Public apathy to reading rather than technology is the main threat to print's primacy, writes Harriet Swain.
Our monthly guide to some of the conferences taking place around the world
This year in the US, Sony unveiled its Reader - a handheld device for electronic books that lets you hold "a library's worth of reading material in your pocket". The device, the size of a thin paperback, can store hundreds of books in its memory and uses new technology to make text easy on the eye. Unless you are an unusually dedicated reader, you won't even need to change the battery.
And for most Americans, such dedication would be unusual. In 2004, the National Endowment for the Arts published a report into reading habits in America. The report, based on a survey of 17,000 adults, found that less than half of US adults read literature (defined as novels, short stories, poetry and plays) - a decline of 20 per cent over 20 years. While adults aged 18 to 34 used to read most, they now read least. The NEA predicts that if the trend continues, "literary reading as a leisure activity will virtually disappear in half a century".
So where does this leave books, and the publishers, authors and librarians who produce and look after them?
This question will be addressed at the Fourth International Conference on the Book being held at Emerson College, Boston, at the end of October. This year's conference has taken the theme of "Save, Change or Discard - Tradition and Innovation in the World of Books" in recognition of the profound changes in the book industry being wrought by technology.
"Everyone feels we are at a turning point," says Angus Phillips, director of the Oxford International Centre for Publishing Studies and a speaker at the conference. "We're just not sure what direction we're going in."
For now, despite the warnings, books appear surprisingly safe. More are being published - 160,000 new books and new editions were published in the UK in 2004 - and in many ways technology is having a revitalising effect, Phillips says.
The Blooker Prize, awarded for the first time this year to celebrate books that started life as blogs, is a demonstration of this. The winner, Julie Powell's Julie and Julia , sold more than 100,000 copies before it won the prize. At the same time, advances in technology will soon make it feasible to print on demand, so very small numbers of titles can be produced economically. This is likely to breathe new life into specialist markets, including academic ones.
Yet some speakers at the conference will warn that the traditional book business is under threat. Small bookshops are struggling to survive in the face of competition from superstores and the internet. The credibility of book-reviewing journals and award committees has been challenged by internet rankings based on sales. And even the way some books are written is being changed by the ability of readers to interact with authors, comment on their work and, eventually perhaps, introduce alterations via the internet.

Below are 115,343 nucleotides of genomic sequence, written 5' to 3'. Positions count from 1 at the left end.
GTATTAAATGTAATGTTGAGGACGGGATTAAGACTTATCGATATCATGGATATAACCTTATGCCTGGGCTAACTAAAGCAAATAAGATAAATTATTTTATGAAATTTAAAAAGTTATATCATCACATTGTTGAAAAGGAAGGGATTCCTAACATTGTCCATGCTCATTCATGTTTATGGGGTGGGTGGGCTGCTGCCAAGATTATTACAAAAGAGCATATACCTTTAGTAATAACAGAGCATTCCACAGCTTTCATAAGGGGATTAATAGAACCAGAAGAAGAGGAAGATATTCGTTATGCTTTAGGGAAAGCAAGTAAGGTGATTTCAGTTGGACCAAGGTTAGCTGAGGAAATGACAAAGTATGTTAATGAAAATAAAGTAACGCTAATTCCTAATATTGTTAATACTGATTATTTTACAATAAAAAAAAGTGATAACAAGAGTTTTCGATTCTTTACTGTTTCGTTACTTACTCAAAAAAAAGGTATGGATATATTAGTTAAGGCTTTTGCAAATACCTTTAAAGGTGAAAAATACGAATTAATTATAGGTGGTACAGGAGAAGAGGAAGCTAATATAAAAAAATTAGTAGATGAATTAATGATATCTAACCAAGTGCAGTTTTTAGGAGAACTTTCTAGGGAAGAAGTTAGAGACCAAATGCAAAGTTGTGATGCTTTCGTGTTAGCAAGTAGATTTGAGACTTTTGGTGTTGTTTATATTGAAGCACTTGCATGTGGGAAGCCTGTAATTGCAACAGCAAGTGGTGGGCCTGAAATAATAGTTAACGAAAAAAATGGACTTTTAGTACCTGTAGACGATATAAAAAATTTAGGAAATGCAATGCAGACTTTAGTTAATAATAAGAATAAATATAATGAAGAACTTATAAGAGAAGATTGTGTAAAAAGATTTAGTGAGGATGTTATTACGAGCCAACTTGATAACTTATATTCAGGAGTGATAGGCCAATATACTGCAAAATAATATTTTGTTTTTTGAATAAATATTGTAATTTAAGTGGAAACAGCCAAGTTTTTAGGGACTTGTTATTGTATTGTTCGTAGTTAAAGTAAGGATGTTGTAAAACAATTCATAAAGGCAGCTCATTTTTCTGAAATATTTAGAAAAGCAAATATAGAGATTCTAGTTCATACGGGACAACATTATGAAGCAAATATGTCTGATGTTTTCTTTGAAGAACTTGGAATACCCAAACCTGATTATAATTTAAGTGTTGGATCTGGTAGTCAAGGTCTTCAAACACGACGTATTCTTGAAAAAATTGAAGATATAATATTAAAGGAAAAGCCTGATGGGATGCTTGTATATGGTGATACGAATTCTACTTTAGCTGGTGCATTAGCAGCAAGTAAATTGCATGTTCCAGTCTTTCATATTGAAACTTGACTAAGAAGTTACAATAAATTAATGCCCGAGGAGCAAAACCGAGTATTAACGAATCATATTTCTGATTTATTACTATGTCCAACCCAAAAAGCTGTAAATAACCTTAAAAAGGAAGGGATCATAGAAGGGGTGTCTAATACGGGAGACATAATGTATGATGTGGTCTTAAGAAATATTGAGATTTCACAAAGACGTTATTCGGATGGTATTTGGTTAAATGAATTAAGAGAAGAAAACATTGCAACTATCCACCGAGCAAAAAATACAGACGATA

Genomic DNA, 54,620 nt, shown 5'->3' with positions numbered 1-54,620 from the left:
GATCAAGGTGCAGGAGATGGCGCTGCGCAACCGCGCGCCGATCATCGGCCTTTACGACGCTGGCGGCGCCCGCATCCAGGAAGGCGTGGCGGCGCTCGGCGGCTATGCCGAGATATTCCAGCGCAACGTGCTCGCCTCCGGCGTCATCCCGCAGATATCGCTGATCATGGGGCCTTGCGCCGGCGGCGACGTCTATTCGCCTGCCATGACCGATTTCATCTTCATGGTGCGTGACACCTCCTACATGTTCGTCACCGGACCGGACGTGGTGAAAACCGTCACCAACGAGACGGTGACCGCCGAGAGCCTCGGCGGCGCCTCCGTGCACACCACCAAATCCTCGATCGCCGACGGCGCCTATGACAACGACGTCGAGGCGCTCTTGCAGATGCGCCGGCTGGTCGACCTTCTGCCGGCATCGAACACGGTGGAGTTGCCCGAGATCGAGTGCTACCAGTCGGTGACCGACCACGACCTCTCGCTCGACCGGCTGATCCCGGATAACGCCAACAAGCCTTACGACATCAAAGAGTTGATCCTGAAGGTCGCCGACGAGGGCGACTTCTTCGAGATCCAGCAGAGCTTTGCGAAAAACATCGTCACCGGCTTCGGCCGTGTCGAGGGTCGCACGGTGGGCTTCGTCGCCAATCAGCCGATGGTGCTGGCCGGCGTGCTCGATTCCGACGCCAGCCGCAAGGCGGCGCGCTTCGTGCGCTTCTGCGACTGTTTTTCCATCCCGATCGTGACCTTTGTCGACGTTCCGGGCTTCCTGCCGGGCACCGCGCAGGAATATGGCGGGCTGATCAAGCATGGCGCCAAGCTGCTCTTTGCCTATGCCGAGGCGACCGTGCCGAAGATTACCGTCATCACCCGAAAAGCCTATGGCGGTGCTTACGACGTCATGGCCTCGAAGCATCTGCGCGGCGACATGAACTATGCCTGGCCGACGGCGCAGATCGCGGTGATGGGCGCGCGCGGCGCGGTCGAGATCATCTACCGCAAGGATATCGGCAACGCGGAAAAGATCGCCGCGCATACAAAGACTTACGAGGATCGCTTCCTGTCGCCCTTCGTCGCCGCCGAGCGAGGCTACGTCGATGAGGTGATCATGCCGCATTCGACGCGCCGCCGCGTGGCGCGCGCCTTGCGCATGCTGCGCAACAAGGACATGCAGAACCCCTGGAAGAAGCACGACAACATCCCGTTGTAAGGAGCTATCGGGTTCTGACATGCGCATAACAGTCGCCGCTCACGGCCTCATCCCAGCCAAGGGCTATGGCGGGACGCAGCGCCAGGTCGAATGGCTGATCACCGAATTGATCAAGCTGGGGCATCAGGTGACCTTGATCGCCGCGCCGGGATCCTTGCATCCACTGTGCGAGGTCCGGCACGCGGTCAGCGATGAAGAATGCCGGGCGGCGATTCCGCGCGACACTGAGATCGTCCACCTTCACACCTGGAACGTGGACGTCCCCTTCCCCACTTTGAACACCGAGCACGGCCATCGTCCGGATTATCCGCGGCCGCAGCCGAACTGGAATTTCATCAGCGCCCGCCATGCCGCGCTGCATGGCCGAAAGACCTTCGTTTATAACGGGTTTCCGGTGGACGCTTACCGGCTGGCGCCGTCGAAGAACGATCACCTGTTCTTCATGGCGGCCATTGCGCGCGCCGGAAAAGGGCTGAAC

Some technological developments threaten even the privacy of reading. Michael Lesk, professor of library and information science at Rutgers University, will discuss the implications of online retailers such as Amazon keeping track of what you read. This service is used to provide recommendations of other texts you may be interested in - a potential boost for book sales - but it also offers more sinister possibilities. Many services for online reading can, in principle, watch you as you read each page, Lesk says, assessing how long you spend viewing specific pages, the order in which you view them (whether you sneak a look to see what happens at the end) and the time of day you read. This is in stark contrast to the tradition of library borrowing records being private.
But Phillips and Bill Cope, professor in the department of educational policy studies at the College of Education, University of Illinois Urbana-Champaign, who organised the conference, are optimistic that technology offers more opportunities than problems for publishing. In the introduction to a book of essays from the previous conference that is being published to coincide with this one, they argue that it will be possible to use digitisation to integrate print, the internet and electronic books into "a single publishing ecosystem - one that is easier to access and in some respects enhancing, rather than displacing, traditional publishing".
Phillips says the book is likely to remain in good shape for the foreseeable future "because reading a novel is an experience you cannot get from any other medium". And there are more practical reasons. Whatever the attractions of the Sony Reader, it is unlikely to be quite as resistant to the elements as a paperback. As Phillips points out, will you take your e-book to the beach?